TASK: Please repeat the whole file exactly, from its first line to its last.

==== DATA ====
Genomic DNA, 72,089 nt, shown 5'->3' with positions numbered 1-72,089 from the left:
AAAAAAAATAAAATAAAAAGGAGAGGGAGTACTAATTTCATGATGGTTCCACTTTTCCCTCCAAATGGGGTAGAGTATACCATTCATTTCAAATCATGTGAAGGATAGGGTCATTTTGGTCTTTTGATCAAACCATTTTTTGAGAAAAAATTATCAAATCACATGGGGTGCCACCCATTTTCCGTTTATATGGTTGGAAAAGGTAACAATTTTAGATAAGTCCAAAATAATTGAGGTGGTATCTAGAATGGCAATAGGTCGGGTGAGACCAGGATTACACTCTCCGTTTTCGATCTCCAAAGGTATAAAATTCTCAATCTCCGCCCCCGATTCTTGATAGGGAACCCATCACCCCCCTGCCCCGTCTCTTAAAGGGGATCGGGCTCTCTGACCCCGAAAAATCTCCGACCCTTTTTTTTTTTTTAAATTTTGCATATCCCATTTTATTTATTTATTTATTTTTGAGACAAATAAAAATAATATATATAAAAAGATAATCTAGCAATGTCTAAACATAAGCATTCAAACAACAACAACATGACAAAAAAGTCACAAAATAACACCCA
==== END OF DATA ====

Genomic DNA, 72,089 nt, shown 5'->3' with positions numbered 1-72,089 from the left:
AAAAAAAATAAAATAAAAAGGAGAGGGAGTACTAATTTCATGATGGTTCCACTTTTCCCTCCAAATGGGGTAGAGTATACCATTCATTTCAAATCATGTGAAGGATAGGGTCATTTTGGTCTTTTGATCAAACCATTTTTTGAGAAAAAATTATCAAATCACATGGGGTGCCACCCATTTTCCGTTTATATGGTTGGAAAAGGTAACAATTTTAGATAAGTCCAAAATAATTGAGGTGGTATCTAGAATGGCAATAGGTCGGGTGAGACCAGGATTACACTCTCCGTTTTCGATCTCCAAAGGTATAAAATTCTCAATCTCCGCCCCCGATTCTTGATAGGGAACCCATCACCCCCCTGCCCCGTCTCTTAAAGGGGATCGGGCTCTCTGACCCCGAAAAATCTCCGACCCTTTTTTTTTTTTTAAATTTTGCATATCCCATTTTATTTATTTATTTATTTTTGAGACAAATAAAAATAATATATATAAAAAGATAATCTAGCAATGTCTAAACATAAGCATTCAAACAACAACAACATGACAAAAAAGTCACAAAATAACACCCA